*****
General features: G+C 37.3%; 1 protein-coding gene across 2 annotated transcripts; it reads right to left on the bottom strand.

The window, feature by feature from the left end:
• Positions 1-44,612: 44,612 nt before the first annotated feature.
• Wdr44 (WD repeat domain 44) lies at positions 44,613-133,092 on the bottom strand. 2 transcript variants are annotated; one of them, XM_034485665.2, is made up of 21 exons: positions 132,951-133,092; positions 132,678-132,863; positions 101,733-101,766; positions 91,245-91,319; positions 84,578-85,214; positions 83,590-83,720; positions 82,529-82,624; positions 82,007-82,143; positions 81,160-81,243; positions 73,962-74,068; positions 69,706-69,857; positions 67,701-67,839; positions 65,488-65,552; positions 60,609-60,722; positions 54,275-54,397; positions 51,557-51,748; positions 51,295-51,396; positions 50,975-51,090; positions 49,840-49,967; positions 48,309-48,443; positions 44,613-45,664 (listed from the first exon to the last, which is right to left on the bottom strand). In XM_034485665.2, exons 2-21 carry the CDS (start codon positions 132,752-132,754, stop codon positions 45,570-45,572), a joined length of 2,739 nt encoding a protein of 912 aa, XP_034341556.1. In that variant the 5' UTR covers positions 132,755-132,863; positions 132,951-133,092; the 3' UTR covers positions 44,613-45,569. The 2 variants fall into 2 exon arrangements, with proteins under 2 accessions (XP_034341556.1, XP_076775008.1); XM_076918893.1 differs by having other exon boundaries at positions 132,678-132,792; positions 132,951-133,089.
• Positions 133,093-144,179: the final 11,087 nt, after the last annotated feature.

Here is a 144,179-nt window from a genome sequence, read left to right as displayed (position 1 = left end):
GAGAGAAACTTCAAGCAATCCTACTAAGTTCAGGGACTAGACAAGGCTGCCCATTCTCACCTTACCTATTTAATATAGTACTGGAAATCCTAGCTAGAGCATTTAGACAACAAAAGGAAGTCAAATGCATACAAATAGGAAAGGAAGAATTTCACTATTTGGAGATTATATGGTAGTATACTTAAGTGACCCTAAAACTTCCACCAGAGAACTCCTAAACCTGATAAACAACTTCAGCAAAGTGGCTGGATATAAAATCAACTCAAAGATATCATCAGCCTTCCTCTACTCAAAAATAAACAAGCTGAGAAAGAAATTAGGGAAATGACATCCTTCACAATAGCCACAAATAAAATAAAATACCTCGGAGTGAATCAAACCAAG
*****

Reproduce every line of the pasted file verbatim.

General features: G+C 37.3%; 1 protein-coding gene across 2 annotated transcripts; it reads right to left on the bottom strand.

The window, feature by feature from the left end:
• Positions 1-44,612: 44,612 nt before the first annotated feature.
• Wdr44 (WD repeat domain 44) lies at positions 44,613-133,092 on the bottom strand. 2 transcript variants are annotated; one of them, XM_034485665.2, is made up of 21 exons: positions 132,951-133,092; positions 132,678-132,863; positions 101,733-101,766; positions 91,245-91,319; positions 84,578-85,214; positions 83,590-83,720; positions 82,529-82,624; positions 82,007-82,143; positions 81,160-81,243; positions 73,962-74,068; positions 69,706-69,857; positions 67,701-67,839; positions 65,488-65,552; positions 60,609-60,722; positions 54,275-54,397; positions 51,557-51,748; positions 51,295-51,396; positions 50,975-51,090; positions 49,840-49,967; positions 48,309-48,443; positions 44,613-45,664 (listed from the first exon to the last, which is right to left on the bottom strand). In XM_034485665.2, exons 2-21 carry the CDS (start codon positions 132,752-132,754, stop codon positions 45,570-45,572), a joined length of 2,739 nt encoding a protein of 912 aa, XP_034341556.1. In that variant the 5' UTR covers positions 132,755-132,863; positions 132,951-133,092; the 3' UTR covers positions 44,613-45,569. The 2 variants fall into 2 exon arrangements, with proteins under 2 accessions (XP_034341556.1, XP_076775008.1); XM_076918893.1 differs by having other exon boundaries at positions 132,678-132,792; positions 132,951-133,089.
• Positions 133,093-144,179: the final 11,087 nt, after the last annotated feature.

Here is a 144,179-nt window from a genome sequence, read left to right as displayed (position 1 = left end):
GAGAGAAACTTCAAGCAATCCTACTAAGTTCAGGGACTAGACAAGGCTGCCCATTCTCACCTTACCTATTTAATATAGTACTGGAAATCCTAGCTAGAGCATTTAGACAACAAAAGGAAGTCAAATGCATACAAATAGGAAAGGAAGAATTTCACTATTTGGAGATTATATGGTAGTATACTTAAGTGACCCTAAAACTTCCACCAGAGAACTCCTAAACCTGATAAACAACTTCAGCAAAGTGGCTGGATATAAAATCAACTCAAAGATATCATCAGCCTTCCTCTACTCAAAAATAAACAAGCTGAGAAAGAAATTAGGGAAATGACATCCTTCACAATAGCCACAAATAAAATAAAATACCTCGGAGTGAATCAAACCAAG